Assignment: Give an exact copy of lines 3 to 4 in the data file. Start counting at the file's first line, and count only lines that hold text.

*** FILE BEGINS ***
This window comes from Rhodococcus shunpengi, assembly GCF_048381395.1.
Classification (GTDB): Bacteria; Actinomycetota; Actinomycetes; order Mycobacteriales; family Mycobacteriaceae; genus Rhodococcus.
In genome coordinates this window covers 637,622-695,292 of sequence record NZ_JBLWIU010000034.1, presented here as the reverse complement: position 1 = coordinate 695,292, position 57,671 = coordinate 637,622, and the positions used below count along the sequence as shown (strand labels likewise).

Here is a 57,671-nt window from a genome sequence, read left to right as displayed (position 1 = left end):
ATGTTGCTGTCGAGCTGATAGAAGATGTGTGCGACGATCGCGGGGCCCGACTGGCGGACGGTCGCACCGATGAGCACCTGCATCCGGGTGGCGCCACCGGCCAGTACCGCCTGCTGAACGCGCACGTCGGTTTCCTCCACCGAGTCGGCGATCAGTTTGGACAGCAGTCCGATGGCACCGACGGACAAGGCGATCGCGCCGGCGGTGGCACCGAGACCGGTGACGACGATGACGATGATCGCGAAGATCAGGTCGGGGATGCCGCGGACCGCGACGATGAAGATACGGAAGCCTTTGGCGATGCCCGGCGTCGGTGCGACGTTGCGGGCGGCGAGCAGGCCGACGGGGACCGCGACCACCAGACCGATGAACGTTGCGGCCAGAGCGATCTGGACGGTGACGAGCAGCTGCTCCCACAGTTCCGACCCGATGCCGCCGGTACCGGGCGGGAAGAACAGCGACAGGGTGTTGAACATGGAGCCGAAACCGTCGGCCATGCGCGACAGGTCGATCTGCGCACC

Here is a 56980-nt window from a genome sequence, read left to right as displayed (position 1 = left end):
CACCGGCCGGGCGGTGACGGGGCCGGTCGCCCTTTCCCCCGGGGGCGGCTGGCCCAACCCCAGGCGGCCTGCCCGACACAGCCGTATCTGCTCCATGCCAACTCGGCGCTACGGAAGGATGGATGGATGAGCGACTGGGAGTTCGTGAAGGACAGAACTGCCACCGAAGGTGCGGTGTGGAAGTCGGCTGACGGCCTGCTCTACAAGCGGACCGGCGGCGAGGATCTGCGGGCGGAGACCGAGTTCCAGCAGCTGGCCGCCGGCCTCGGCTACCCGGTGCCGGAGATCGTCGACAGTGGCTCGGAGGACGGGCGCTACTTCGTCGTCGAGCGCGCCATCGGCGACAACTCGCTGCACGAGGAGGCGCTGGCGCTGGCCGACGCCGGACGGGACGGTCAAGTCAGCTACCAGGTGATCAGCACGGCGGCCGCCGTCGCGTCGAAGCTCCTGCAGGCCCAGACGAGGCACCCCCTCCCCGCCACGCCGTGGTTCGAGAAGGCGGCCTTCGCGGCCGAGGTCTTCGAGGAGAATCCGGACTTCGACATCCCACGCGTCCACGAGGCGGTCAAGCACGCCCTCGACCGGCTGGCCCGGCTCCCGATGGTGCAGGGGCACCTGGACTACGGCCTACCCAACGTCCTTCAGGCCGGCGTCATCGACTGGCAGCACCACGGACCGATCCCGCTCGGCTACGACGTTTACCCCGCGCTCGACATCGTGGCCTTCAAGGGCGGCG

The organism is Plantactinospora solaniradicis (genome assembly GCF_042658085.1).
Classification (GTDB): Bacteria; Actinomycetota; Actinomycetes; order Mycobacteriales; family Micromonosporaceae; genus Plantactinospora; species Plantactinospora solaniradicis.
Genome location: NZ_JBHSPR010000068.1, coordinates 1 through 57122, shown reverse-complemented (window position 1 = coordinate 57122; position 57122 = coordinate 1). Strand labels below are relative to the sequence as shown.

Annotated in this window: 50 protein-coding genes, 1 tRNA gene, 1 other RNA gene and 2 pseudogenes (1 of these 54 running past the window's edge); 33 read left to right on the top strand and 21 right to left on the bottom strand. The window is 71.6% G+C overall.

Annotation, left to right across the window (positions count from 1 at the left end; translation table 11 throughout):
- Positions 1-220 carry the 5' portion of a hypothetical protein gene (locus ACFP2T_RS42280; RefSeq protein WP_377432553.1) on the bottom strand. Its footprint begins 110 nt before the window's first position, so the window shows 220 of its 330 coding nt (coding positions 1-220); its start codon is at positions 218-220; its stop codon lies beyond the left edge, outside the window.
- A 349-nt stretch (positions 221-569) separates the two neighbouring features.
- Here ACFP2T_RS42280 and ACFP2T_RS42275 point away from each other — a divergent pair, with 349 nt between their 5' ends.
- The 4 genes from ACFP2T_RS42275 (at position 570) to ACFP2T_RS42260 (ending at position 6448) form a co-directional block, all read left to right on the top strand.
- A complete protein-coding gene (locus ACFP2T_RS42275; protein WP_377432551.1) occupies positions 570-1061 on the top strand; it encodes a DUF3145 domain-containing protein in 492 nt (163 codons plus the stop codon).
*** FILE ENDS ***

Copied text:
In genome coordinates this window covers 637,622-695,292 of sequence record NZ_JBLWIU010000034.1, presented here as the reverse complement: position 1 = coordinate 695,292, position 57,671 = coordinate 637,622, and the positions used below count along the sequence as shown (strand labels likewise).

Here is a 57,671-nt window from a genome sequence, read left to right as displayed (position 1 = left end):